THE Crac des Chevaliers held off a siege by the Muslim warrior Saladin 900 years ago, but today it bears the wounds of modern warfare: artillery has damaged its walls, an airstrike punctured its roof and shrapnel has torn through its religious artefacts.
The world’s best preserved medieval Crusader castle, perched on a hilltop in western Syria, has fallen victim to the chaos of the country’s civil war as rebels fight to topple president Bashar al-Assad. The damage done to the Unesco World Heritage site shows that the warring sides will stop at nothing, including the destruction of the country’s rich heritage, to hold on to power or territory.
The Crac des Chevaliers, 25 miles west of Homs and just north of the Lebanese border, caught the eye of a young TE Lawrence, who called it one of the world’s greatest castles. It dominates the surrounding hills and valleys and was one of the crown jewels of Syrian tourism before the conflict began.
Like many of the country’s most significant historical sites, Crac des Chevaliers has been literally caught in the crossfire in a conflict that activists say has killed more than 150,000 people.
Some sites have been turned into military bases. Shelling has smashed historic mosques, churches and markets. Looters have stolen artefacts from archaeological sites and museums.
About two years ago, Mr Assad’s forces identified the Sunni village of Hosn below the castle as rebel supporters. They began an armed blockade, saying Hosn harboured foreign, al-Qaeda-linked armed insurgents who terrorised neighbouring, mostly Christian villages.
“The terrorists killed and kidnapped people and even chopped off their heads,” said a Syrian army officer, using the regime’s term for insurgents. “We had to stop them at any cost.”
Throughout the war, the Assad regime has employed armed siege tactics to devastating effect: shelling and starving fighters and civilians alike in opposition-held areas into submission or flight.
Under heavy bombardment last winter, Hosn’s population of around 9,000 people had few places to go but up the hill to the castle, and hundreds barricaded themselves inside.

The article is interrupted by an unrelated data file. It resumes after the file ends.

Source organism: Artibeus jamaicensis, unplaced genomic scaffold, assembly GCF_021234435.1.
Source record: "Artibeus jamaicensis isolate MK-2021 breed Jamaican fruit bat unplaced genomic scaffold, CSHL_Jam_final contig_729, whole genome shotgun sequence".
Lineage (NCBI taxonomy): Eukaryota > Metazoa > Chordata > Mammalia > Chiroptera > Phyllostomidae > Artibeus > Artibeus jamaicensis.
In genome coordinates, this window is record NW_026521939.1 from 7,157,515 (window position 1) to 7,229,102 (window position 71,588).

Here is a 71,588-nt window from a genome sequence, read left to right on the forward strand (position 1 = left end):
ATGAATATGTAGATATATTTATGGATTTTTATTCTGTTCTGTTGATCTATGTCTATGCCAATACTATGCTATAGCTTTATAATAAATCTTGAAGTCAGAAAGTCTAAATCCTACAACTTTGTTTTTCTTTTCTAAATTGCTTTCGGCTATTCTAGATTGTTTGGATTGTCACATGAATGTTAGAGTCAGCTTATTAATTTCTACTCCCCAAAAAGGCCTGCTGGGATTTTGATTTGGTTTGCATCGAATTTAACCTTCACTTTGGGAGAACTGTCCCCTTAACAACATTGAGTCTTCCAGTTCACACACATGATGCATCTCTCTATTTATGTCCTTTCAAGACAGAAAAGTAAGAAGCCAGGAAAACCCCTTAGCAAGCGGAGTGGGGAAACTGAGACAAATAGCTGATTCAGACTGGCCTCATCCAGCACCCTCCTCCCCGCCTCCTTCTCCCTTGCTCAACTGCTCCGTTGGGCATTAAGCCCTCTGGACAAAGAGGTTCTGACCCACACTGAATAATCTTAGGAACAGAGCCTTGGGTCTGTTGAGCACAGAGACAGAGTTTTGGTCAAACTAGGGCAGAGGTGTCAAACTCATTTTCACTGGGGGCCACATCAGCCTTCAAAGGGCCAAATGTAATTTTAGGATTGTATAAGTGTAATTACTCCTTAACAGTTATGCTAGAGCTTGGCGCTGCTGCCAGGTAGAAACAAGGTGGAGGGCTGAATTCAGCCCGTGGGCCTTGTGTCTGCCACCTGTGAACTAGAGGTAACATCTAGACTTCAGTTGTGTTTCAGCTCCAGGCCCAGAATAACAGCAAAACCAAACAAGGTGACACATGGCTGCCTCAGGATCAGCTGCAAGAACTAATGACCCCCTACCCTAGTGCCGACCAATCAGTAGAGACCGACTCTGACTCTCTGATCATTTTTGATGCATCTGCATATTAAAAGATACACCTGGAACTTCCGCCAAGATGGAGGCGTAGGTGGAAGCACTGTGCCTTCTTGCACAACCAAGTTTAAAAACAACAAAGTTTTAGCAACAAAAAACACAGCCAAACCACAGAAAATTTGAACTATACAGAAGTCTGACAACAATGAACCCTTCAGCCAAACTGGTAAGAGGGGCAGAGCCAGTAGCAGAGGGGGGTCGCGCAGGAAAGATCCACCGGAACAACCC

Among them were dozens of rebel fighters who occasionally lobbed mortar shells from inside the walls, hitting nearby Christian villages, according to government soldiers and locals.
The insurgents are overwhelmingly from the country’s Sunni majority. Shiite Muslims and Christian minorities have either remained neutral or supported Mr Assad.
Those who found shelter inside the citadel ate the little food they had taken with them, or sneaked out at night to search for anything that could be cooked, including cats and dogs. For seven months, they slept in the tiny church inside the walled compound, or in huge stone halls used as stables by the Crusaders in the 12th century.
The villagers apparently hoped that castle’s thick walls – and its historic importance – would prevent the Syrian army from further shelling. It didn’t.
In March, during a massive government offensive against opposition strongholds on the Lebanese border, jets unleashed a series of airstrikes. Heavy cannon fire pummelled the castle walls, with shells causing some of the ancient stone structures to crumble.
The army did not stop there. Its tanks went house to house in the empty village, methodically destroying each one. About 300 villagers and rebels were killed in the offensive and hundreds more were wounded.
Several thousand villagers managed to flee to Lebanon, according to government figures. Hundreds surrendered or were captured.
“A lot of people have been killed by the terrorists,” said Rami Sarheed, 23, a Christian from the nearby village of Nasra. The government offensive “had to be done so that Syria returns to normal”, he said.
But there is little normality to be seen in this now ghostly village, where two Syrian army tanks flying government flags stand guard on the main road.